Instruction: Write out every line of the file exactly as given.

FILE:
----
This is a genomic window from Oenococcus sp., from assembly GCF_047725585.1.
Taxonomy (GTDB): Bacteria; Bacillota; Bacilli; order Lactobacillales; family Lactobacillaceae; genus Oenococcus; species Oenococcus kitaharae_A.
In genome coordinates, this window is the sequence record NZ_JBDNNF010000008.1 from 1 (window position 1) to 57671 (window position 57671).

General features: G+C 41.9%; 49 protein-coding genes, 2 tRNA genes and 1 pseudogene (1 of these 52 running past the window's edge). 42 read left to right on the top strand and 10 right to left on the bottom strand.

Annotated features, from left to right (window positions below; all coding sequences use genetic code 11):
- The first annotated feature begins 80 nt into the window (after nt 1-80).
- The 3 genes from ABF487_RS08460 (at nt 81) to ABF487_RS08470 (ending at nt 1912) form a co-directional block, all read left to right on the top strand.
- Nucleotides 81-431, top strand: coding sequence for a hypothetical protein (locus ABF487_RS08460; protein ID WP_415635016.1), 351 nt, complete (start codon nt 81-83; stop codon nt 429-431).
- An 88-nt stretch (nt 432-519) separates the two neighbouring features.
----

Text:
This is a genomic window from Oenococcus sp., from assembly GCF_047725585.1.
Taxonomy (GTDB): Bacteria; Bacillota; Bacilli; order Lactobacillales; family Lactobacillaceae; genus Oenococcus; species Oenococcus kitaharae_A.
In genome coordinates, this window is the sequence record NZ_JBDNNF010000008.1 from 1 (window position 1) to 57671 (window position 57671).

General features: G+C 41.9%; 49 protein-coding genes, 2 tRNA genes and 1 pseudogene (1 of these 52 running past the window's edge). 42 read left to right on the top strand and 10 right to left on the bottom strand.

Annotated features, from left to right (window positions below; all coding sequences use genetic code 11):
- The first annotated feature begins 80 nt into the window (after nt 1-80).
- The 3 genes from ABF487_RS08460 (at nt 81) to ABF487_RS08470 (ending at nt 1912) form a co-directional block, all read left to right on the top strand.
- Nucleotides 81-431, top strand: coding sequence for a hypothetical protein (locus ABF487_RS08460; protein ID WP_415635016.1), 351 nt, complete (start codon nt 81-83; stop codon nt 429-431).
- An 88-nt stretch (nt 432-519) separates the two neighbouring features.